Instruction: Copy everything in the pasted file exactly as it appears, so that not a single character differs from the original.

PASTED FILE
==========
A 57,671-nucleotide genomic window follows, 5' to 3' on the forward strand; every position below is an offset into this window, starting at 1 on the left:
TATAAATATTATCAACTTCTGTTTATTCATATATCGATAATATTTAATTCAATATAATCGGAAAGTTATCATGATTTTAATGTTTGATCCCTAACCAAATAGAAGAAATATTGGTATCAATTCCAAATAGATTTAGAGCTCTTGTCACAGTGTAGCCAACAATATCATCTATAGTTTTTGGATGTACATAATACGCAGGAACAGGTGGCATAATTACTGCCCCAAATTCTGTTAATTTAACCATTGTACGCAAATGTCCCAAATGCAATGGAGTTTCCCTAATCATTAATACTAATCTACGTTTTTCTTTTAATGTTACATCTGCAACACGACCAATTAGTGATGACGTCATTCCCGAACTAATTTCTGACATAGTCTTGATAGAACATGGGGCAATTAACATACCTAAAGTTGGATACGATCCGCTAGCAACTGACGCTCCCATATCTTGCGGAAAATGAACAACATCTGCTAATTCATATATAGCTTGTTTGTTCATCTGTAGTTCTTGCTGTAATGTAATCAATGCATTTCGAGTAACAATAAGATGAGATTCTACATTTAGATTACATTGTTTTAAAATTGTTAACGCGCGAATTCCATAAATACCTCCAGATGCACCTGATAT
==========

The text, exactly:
A 57,671-nucleotide genomic window follows, 5' to 3' on the forward strand; every position below is an offset into this window, starting at 1 on the left:
TATAAATATTATCAACTTCTGTTTATTCATATATCGATAATATTTAATTCAATATAATCGGAAAGTTATCATGATTTTAATGTTTGATCCCTAACCAAATAGAAGAAATATTGGTATCAATTCCAAATAGATTTAGAGCTCTTGTCACAGTGTAGCCAACAATATCATCTATAGTTTTTGGATGTACATAATACGCAGGAACAGGTGGCATAATTACTGCCCCAAATTCTGTTAATTTAACCATTGTACGCAAATGTCCCAAATGCAATGGAGTTTCCCTAATCATTAATACTAATCTACGTTTTTCTTTTAATGTTACATCTGCAACACGACCAATTAGTGATGACGTCATTCCCGAACTAATTTCTGACATAGTCTTGATAGAACATGGGGCAATTAACATACCTAAAGTTGGATACGATCCGCTAGCAACTGACGCTCCCATATCTTGCGGAAAATGAACAACATCTGCTAATTCATATATAGCTTGTTTGTTCATCTGTAGTTCTTGCTGTAATGTAATCAATGCATTTCGAGTAACAATAAGATGAGATTCTACATTTAGATTACATTGTTTTAAAATTGTTAACGCGCGAATTCCATAAATACCTCCAGATGCACCTGATAT